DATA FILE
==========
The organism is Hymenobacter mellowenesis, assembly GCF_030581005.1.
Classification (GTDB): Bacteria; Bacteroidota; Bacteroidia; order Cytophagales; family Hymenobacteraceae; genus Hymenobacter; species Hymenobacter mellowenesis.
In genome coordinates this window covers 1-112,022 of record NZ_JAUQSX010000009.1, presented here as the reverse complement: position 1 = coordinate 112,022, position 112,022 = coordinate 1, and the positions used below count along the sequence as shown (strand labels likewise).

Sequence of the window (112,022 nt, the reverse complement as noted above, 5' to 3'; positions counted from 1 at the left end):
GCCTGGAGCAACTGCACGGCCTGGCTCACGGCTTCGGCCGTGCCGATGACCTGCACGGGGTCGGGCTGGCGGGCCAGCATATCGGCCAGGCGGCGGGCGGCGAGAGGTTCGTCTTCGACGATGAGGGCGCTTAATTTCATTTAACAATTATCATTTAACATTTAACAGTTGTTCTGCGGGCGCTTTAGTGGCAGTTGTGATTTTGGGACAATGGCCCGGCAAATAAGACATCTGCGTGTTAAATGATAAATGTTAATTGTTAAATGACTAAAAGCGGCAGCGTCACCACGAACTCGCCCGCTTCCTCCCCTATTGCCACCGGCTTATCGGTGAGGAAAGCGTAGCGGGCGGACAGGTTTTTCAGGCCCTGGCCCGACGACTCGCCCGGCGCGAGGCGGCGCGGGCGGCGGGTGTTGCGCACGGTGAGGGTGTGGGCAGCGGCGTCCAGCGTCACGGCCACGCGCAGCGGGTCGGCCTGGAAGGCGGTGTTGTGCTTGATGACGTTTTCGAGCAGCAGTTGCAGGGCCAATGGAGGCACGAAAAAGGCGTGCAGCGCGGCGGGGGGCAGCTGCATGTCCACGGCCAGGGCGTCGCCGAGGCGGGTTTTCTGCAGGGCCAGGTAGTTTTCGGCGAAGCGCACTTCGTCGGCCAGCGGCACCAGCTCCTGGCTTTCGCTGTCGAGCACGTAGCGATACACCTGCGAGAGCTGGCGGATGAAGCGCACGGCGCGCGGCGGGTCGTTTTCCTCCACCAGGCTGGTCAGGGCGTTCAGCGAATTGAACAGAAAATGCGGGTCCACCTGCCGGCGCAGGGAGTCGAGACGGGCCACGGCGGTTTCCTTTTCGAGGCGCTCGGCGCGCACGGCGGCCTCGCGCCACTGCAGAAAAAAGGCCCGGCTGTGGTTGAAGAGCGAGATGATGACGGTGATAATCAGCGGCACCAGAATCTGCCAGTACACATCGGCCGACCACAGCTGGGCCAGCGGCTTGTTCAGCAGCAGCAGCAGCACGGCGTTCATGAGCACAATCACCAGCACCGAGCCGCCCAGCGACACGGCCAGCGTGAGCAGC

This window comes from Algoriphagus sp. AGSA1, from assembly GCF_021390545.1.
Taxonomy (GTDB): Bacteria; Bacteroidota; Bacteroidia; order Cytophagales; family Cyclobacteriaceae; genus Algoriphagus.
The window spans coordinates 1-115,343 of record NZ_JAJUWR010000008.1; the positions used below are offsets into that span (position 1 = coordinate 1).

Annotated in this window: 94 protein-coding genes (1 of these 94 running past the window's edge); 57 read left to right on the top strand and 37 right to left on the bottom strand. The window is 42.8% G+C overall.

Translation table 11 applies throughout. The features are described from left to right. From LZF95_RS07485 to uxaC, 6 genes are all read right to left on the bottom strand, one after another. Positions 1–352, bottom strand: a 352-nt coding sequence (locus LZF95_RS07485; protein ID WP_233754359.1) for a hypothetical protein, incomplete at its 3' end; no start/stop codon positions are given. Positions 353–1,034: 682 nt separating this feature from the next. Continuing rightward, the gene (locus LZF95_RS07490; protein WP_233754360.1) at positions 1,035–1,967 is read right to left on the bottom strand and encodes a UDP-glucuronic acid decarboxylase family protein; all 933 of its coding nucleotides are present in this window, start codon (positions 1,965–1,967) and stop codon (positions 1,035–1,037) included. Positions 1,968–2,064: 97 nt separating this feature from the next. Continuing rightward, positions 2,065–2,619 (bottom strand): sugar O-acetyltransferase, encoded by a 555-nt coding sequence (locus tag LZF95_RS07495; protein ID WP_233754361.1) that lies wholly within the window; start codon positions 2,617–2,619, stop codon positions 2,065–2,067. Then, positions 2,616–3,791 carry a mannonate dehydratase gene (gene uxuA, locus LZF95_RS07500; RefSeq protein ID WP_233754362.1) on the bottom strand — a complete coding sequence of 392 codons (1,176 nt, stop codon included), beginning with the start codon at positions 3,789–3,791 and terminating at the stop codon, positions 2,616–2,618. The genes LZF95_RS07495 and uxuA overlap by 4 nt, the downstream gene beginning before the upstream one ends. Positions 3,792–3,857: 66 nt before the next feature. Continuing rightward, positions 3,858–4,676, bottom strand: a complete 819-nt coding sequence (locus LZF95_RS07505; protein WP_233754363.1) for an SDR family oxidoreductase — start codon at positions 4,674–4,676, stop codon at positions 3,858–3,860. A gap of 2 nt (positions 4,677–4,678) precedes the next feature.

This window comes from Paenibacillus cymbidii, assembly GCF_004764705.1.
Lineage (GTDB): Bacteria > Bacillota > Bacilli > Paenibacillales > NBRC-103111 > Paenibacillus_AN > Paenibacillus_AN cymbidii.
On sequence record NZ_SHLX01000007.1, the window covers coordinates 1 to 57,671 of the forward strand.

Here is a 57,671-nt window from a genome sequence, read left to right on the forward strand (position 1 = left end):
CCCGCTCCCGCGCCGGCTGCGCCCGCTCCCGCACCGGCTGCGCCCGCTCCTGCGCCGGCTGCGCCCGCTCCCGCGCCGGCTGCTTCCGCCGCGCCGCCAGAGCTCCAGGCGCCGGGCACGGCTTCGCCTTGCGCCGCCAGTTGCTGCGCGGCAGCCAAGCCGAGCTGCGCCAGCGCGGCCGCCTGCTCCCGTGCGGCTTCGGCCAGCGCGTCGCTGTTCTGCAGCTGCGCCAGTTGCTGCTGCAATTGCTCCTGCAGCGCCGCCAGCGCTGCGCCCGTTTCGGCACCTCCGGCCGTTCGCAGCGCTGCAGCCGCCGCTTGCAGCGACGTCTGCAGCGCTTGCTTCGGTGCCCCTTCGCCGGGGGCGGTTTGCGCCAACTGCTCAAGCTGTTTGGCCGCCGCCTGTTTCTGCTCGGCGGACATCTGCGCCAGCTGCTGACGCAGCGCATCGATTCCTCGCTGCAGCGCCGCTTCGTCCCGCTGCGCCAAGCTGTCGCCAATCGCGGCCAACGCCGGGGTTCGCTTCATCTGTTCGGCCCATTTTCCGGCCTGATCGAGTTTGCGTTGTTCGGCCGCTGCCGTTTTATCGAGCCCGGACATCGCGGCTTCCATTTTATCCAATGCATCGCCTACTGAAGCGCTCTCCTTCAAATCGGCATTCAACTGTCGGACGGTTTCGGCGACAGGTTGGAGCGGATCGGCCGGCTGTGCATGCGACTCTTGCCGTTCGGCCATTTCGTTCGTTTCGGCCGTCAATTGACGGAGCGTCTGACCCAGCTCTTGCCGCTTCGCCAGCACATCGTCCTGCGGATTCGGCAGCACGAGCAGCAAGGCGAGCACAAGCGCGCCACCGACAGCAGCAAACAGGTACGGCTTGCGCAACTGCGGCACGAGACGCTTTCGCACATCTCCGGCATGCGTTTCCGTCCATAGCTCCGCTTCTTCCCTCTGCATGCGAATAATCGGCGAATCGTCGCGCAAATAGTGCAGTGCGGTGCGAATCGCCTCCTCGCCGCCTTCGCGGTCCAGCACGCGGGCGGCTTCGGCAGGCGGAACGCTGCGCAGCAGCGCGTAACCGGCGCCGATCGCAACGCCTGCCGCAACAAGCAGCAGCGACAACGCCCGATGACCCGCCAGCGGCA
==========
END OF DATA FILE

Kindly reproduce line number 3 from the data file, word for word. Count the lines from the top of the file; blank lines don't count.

In genome coordinates this window covers 1-112,022 of record NZ_JAUQSX010000009.1, presented here as the reverse complement: position 1 = coordinate 112,022, position 112,022 = coordinate 1, and the positions used below count along the sequence as shown (strand labels likewise).